The Dutch Daily NRC Handelsblad published a highly interesting interview with retiring law-professor Egbert Dommering. He enters the current debate about new media, personal development and cultural authority by expressing his fear that the dominance of cultural systems for information retrieving like Google or GPS-Navigation will turn us all into ‘Men without Qualities’ (after the Robert Musil book). Are we becoming blank subjects, servile obedient to the instructions that our computers conjure up for us? Turn left at the next intersection, Vote for party X in the elections, try (buy) this book?
Dommering fears that rather than building personalities with an extended intellectual and cultural substance, the current media system encourages us to rely on algorithms like that of Google, Satelite Navigation etc to provide us with the right information when we think we need it. This might be handy, but will we still be able to paint a bigger picture out of all these fragmented tidbits. Will we still be able to evaluate them critically? Can we still place the facts into a bigger cultural context? GPS-Naviagtion tells us exactly how we can get somewhere. But do we still know where we are? What is the history or culture of the places we are travelling through, what issues are at stake here? Dommering fears that we might loose the interest in and capabilitie to answere these questions.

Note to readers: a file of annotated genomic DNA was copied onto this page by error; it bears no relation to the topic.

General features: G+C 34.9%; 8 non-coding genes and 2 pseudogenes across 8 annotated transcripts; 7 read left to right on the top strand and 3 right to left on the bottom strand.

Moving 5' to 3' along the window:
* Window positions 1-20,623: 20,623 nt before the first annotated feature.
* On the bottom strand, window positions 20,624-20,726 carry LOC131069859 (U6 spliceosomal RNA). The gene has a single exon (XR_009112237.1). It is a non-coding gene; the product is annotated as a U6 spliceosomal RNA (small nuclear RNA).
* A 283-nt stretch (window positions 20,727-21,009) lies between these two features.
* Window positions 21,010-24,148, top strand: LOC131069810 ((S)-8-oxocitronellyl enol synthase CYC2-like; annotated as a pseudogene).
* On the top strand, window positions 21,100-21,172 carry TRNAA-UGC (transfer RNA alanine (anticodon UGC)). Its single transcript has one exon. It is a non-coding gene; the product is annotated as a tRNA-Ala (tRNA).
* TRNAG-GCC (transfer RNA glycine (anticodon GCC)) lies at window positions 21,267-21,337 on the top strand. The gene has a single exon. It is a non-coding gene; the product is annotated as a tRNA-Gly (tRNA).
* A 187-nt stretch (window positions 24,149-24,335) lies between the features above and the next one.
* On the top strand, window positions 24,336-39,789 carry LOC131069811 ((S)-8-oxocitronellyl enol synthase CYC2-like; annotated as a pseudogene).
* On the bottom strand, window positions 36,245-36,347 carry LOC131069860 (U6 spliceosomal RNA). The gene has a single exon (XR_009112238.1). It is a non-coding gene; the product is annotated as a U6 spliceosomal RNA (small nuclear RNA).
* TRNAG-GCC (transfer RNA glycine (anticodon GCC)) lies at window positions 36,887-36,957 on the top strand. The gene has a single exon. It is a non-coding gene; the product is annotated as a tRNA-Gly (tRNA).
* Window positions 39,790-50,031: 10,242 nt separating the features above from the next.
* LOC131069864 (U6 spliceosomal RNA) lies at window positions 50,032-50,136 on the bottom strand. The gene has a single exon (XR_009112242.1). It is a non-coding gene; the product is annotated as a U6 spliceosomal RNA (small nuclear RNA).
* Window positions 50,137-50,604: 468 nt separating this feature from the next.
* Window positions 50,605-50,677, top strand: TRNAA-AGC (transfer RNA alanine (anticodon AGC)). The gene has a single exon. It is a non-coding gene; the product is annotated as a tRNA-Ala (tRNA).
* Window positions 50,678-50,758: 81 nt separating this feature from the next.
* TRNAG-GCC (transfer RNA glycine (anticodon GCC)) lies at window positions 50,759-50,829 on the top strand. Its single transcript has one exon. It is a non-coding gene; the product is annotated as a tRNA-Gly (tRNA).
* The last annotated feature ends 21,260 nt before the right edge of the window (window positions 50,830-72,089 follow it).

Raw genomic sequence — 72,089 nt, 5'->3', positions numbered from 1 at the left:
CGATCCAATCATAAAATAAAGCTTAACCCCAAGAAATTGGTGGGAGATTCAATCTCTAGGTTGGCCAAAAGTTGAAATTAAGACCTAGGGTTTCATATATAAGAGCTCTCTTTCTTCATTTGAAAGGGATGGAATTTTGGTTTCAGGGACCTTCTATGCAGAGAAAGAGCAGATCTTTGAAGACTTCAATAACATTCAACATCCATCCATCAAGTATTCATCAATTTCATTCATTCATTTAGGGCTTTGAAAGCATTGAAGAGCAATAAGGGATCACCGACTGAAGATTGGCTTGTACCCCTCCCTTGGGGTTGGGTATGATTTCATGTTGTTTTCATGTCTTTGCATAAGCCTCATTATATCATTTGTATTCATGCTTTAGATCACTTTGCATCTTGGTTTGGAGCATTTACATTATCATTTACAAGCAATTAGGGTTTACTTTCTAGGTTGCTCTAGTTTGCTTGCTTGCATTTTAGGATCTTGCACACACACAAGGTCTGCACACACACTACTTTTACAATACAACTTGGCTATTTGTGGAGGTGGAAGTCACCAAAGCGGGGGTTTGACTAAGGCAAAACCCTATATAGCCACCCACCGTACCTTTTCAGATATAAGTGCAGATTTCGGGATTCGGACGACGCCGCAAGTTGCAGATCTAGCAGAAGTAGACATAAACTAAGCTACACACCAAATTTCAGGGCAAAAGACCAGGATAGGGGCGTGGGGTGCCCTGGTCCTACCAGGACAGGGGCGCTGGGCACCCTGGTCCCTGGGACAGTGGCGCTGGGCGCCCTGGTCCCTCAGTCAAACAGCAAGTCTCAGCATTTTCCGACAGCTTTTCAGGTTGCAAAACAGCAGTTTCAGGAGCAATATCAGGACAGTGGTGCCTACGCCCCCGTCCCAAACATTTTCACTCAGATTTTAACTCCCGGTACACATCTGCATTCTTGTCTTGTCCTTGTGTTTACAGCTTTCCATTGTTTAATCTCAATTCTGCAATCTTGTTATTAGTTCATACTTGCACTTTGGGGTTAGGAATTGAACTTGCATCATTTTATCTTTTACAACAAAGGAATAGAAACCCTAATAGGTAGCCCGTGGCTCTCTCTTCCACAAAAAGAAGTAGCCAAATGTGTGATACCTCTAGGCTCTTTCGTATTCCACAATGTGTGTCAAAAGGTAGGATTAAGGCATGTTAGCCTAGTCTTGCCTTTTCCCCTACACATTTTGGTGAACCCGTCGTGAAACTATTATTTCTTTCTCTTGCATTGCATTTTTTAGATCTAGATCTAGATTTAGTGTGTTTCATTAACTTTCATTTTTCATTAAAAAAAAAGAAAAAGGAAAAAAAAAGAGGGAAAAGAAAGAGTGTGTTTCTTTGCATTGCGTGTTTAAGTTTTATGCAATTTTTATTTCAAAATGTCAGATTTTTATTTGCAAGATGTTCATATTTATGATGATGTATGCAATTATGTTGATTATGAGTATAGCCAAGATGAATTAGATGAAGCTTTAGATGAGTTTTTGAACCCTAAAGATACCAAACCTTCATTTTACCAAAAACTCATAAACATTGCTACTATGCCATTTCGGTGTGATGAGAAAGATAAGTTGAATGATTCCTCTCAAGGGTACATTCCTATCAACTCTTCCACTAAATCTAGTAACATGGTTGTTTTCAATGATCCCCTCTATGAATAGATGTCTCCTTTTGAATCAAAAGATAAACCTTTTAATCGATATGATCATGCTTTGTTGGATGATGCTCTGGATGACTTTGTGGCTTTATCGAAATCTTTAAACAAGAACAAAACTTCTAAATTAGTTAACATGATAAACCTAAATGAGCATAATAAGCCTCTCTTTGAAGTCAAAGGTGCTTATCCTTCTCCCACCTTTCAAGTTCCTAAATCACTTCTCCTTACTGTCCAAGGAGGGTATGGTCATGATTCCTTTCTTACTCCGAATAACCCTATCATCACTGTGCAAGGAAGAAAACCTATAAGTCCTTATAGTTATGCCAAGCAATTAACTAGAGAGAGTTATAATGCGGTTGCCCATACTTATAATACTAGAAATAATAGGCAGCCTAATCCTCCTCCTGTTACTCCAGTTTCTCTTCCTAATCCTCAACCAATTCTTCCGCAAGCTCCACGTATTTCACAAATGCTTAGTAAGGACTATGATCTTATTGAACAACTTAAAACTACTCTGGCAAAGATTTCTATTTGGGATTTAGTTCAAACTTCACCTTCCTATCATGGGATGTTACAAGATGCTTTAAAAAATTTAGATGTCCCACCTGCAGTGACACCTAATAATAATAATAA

This is a relevant issue and Dommering takes a McLuhanist view: these recommendations, search and discovery systems make us dependent on their logic and numb our interest in a classic Bildungs-ideal. Rather than showing interest in the world around us, we prefer (and are encourgad) to broadcast out our own identity on our blogs, streams, etc.
Yet for others it is the very emergence of these systems that can produce the contextuality that Dommering fears that we are loosing. When combined, TomTom with Google Maps, Wikipedia, Encylopedia Brittanica, local news media, and oral history projects could form the ultimate contextuality generating system, right? Concepts such as ‘the long here’ or ‘deep space’ have been developped to make us aware of the broad, extended and layered contexts of any place that we might find ourselves in.
So what should locative designers or theoreticians take from this discussion? Is it an attitudinal problem, where people get used to not look beyond the first 5 results that Google produces on any search? And is that attitude promoted by the technology itself or the way it is presented? Is it an algorithm-cum-interface problem, where the strength of an algorithm plus the design of the interface might promote deeper understandings of local contexts? Can we design locative media in such a way to promote a richer experience of place, rather than just getting us where we want to go as efficienly as possible?